To support the joints and muscles during the healing phase following an injury (especially whiplash), or to calm myofascial inflammation. Splints are not generally for treating more severe actual joint injuries.
How Splints Are Made:
A splint generally provides much more vertical support than a nightguard does. The biting surface may also initially be designed to encourage the lower jaw to be much further forward than a nightguard would. As the muscles and ligaments heal over time, however, that much vertical support and forward movement may no longer be necessary. Regular appointments with the providing dentist will often include reducing vertical support and changing the biting surface of the splint in small increments as the soft tissues heal and become stronger.
Possible Secondary Uses of a Splint:
A splint should never be used for any other purpose than to heal after a jaw injury under the full supervision of a qualified neuromuscular dentist. Splints are specifically designed for short-term, full-time use and the positioning of the splint is specific to the injury. Even if you have an old splint, and you experience a subsequent jaw injury, do not use your old splint unless you are specifically directly by a qualified neuromuscular dentist to do so.
Splints Are Not Suitable for:
Splints should not be worn for a period longer than 6 to 8 months, unless they have been converted into another type of appliance. If you are unable to heal during that time period, the damage to your joints and bite may require more extensive treatment. In some cases, orthodontic or restorative treatment may be necessary to fully stabilize the bite and support the joints. At this point, the splint may be modified into an orthotic using computerized diagnostic equipment in order to determine the best bite position for joint and muscle function.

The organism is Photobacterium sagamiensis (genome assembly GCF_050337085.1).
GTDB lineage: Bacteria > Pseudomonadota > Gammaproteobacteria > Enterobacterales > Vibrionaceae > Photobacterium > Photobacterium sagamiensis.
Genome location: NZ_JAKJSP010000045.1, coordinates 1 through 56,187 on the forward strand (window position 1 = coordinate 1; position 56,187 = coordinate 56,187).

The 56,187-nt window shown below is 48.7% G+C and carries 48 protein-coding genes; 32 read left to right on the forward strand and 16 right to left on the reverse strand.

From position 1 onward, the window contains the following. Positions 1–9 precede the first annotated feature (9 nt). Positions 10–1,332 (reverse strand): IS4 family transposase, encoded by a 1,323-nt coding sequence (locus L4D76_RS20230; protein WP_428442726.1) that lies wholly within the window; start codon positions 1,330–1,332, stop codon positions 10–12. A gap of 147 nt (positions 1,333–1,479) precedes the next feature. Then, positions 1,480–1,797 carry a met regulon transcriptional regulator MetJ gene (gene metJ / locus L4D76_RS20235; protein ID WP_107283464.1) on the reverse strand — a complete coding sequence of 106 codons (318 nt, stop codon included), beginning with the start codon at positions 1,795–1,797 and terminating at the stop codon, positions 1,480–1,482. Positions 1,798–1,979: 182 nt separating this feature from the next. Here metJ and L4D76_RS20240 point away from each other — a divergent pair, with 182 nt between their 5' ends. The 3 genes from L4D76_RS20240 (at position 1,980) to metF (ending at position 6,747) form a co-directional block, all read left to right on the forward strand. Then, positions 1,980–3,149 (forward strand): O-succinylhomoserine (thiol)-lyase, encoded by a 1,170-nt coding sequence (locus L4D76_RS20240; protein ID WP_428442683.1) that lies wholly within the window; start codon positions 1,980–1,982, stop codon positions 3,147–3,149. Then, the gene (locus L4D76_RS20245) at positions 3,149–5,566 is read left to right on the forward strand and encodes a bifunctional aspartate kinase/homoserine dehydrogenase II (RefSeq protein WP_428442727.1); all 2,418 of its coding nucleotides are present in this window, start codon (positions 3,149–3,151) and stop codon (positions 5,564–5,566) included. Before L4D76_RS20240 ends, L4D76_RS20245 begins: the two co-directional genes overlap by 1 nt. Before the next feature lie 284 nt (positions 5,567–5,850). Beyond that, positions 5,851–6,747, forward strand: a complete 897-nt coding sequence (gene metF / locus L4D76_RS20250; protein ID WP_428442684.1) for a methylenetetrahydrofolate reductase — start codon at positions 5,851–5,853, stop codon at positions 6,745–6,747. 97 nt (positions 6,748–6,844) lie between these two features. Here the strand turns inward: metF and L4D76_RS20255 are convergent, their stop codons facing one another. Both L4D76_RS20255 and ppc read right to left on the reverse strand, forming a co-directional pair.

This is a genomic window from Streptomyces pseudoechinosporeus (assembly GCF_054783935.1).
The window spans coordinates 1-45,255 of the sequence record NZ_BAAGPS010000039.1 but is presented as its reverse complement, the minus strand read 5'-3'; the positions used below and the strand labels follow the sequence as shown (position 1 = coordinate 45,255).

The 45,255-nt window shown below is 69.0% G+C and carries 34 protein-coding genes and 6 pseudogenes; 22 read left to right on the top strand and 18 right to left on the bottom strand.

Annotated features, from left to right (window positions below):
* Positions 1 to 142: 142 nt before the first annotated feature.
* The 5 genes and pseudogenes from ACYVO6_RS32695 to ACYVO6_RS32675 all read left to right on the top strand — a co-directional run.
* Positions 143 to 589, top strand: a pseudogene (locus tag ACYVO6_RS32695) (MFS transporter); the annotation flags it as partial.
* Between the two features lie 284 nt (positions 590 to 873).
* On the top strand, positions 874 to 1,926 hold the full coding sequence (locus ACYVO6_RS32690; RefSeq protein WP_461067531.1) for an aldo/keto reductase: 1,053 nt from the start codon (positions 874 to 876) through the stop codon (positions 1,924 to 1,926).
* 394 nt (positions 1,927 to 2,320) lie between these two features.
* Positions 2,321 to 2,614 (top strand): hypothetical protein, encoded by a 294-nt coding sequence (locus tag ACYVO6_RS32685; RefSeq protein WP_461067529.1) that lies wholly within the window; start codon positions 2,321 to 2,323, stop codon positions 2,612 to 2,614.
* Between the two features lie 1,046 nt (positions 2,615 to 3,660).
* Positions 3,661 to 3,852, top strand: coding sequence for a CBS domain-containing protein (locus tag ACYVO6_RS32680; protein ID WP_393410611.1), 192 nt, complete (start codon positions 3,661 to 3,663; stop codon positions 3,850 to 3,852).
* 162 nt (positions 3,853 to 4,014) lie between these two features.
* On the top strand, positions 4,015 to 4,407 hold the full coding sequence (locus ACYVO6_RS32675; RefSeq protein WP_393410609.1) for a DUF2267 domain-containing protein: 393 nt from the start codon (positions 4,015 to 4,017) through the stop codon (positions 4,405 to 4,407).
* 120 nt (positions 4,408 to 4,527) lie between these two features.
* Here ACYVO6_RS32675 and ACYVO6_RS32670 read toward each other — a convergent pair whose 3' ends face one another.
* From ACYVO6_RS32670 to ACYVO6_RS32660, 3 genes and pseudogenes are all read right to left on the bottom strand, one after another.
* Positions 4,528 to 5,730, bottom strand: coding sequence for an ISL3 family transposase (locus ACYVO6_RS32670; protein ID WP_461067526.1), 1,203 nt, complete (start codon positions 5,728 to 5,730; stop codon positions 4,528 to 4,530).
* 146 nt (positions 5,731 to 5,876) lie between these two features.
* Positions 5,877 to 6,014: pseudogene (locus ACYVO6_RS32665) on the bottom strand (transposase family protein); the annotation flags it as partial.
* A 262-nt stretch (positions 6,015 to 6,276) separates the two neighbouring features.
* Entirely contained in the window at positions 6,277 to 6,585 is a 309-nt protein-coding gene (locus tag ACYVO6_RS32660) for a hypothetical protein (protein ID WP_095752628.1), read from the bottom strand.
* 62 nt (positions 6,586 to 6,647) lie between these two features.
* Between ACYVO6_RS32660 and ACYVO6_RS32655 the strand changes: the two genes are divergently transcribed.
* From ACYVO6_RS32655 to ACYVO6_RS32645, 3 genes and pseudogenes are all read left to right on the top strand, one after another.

An orthotic appliance is the most specialized appliance of this group. Unlike a nightguard or a splint, an orthotic is generally designed to help facilitate a permanent change to the bite. There are many reasons that a person’s bite may no longer function correctly or support the joints and muscles properly. Injuries, missing teeth, severely worn teeth, crowding, and other congenital conditions may make it necessary to move or restore the teeth into a better, more functional position. Even though the body may need this change, though, it is never a good idea to just force the jaw into a new position without some time for the muscles to adjust. The orthotic allows for a slow transition into the new position so that the muscles and joints can stabilize as much as possible before restoring the bite permanently into a new position.
Primary Use of an Orthotic:
Temporary repositioning of the bite in preparation for more permanent changes to stabilize the joints, bite, and muscles. Orthotics may also be used to heal and stabilize severely damaged temporomandibular joints. An example of this would be a joint that locks, severely limiting the range of motion.
How Orthotics Are Made:
When changing the position of a patient’s bite permanently, it is very important to determine where ideal function might be. Using sophisticated computerized diagnostics, a neuromuscular dentist will track the current dysfunction of the bite and determine where the most functional new position might be. The orthotic is then made to provide the specific vertical support and positioning determined to be the most ideal during the initial diagnostics. Over a period of months, this position is continually refined as the joints and muscles adjust and heal. When the patient experiences several months of stable, pain-free function with the orthotic, the permanent changes to the bite may then be made.
Possible Secondary Uses of an Orthotic:
It is rare for an orthotic to be used for another purpose other than to facilitate a bite change. In some cases after a few months, a patient may be able to wean off the orthotic during the day and successfully manage function and pain with nighttime use only. At this point, the orthotic would be converted into a nightguard that may be closer to the patient’s current bite positioning in order to preserve the current balance.
Orthotics Are Not Suitable for:
An orthotic is not meant for longterm use. In some cases, permanent restorative dentistry may not be possible to stabilize the bite. If an appliance is to be used as a substitute for permanent changes to the bite, a lower partial overlay is often a more durable option and may be recommended as an alternative.